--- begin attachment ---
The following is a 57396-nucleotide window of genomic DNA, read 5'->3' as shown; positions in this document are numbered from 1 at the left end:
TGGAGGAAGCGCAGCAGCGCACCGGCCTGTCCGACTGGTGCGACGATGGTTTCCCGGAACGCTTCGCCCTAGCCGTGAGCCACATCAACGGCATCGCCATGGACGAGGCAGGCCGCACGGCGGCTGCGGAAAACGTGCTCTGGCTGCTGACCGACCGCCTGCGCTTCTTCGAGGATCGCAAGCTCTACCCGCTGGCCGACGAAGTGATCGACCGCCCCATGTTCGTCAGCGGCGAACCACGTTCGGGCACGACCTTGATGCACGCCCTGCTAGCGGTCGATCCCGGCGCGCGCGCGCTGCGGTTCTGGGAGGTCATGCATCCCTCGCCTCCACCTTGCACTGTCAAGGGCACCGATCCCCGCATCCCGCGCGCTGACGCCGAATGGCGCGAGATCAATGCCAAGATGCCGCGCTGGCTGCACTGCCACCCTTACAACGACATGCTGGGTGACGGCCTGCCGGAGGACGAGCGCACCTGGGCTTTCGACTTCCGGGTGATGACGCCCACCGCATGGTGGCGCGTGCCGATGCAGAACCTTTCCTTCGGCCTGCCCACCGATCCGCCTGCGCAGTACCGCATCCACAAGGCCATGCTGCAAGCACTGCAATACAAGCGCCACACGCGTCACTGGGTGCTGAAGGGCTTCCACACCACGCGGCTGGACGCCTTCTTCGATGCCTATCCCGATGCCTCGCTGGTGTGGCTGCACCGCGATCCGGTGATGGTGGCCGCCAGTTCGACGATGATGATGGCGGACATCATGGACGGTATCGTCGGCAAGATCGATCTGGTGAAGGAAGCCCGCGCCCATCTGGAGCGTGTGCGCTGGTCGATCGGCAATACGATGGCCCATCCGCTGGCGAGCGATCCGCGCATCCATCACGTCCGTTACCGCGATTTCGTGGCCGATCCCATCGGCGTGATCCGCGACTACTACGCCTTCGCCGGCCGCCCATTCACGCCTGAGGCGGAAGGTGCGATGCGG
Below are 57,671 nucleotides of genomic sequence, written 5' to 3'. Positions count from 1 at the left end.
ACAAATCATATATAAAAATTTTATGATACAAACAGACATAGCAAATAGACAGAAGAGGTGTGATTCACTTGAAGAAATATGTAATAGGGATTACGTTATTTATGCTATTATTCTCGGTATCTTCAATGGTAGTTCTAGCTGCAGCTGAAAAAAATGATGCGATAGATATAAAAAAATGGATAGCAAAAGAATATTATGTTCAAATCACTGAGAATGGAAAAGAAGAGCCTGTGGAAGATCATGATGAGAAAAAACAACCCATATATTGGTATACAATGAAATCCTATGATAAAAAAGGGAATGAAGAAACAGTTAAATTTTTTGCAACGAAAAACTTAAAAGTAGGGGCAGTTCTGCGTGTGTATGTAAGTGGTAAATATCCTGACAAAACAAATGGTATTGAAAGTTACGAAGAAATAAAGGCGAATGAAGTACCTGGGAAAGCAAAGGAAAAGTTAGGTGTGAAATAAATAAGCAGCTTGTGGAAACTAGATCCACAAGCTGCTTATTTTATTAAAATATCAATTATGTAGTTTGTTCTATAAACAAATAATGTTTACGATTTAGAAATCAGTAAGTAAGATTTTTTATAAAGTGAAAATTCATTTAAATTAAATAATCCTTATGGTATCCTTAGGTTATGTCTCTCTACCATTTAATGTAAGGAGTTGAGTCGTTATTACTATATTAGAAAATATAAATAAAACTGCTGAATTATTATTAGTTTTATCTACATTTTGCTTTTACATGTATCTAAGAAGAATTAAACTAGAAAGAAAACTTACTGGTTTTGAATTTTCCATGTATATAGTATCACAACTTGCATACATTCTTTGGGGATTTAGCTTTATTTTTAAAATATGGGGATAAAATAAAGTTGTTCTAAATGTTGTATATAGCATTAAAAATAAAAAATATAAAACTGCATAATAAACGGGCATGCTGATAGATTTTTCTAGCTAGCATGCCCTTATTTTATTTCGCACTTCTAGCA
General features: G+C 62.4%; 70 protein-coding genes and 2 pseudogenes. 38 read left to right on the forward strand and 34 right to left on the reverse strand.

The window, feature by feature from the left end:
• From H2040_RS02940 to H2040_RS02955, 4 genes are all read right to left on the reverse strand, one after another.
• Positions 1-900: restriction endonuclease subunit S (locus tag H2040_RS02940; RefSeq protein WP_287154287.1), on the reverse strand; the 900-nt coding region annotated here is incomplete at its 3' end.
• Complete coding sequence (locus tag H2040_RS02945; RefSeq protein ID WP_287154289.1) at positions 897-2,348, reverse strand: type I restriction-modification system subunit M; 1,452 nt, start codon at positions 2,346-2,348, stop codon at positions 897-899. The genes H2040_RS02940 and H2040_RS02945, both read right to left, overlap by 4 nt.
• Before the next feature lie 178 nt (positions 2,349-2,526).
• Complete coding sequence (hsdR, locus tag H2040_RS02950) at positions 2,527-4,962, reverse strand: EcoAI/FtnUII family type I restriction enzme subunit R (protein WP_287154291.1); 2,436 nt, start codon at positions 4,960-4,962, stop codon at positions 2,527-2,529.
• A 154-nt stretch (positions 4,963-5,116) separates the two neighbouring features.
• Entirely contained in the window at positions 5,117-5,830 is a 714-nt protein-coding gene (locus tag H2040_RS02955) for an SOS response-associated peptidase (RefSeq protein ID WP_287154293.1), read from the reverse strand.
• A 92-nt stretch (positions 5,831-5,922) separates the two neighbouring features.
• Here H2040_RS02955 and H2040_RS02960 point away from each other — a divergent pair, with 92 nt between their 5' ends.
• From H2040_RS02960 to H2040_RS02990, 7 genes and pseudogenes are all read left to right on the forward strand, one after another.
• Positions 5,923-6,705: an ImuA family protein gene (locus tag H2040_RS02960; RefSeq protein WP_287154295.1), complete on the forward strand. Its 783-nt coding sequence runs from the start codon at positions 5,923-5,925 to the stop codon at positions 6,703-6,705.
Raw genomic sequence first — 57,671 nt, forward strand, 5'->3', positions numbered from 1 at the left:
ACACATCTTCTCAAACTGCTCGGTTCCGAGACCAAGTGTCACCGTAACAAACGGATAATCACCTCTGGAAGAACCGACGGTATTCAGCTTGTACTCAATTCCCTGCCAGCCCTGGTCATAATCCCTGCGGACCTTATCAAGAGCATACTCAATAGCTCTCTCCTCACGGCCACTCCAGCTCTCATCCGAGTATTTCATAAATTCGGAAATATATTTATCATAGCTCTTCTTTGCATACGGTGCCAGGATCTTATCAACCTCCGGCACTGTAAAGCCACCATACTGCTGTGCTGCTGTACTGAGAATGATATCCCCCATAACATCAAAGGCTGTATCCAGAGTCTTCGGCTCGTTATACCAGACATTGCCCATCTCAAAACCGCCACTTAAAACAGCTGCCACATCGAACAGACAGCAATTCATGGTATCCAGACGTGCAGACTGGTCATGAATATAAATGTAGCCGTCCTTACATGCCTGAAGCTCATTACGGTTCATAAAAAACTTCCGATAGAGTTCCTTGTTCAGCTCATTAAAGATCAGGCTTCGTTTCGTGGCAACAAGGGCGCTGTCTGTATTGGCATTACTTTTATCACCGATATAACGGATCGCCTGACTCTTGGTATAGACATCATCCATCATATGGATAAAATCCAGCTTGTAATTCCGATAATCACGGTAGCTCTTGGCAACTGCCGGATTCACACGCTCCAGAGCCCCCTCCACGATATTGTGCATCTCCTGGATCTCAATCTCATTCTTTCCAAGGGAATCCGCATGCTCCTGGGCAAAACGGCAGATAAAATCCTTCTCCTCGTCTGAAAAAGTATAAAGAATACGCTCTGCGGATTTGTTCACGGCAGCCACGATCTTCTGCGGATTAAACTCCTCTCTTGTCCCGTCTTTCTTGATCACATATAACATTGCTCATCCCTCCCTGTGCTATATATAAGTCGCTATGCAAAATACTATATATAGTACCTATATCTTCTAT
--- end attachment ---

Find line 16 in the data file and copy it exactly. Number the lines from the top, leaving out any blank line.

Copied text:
• From H2040_RS02960 to H2040_RS02990, 7 genes and pseudogenes are all read left to right on the forward strand, one after another.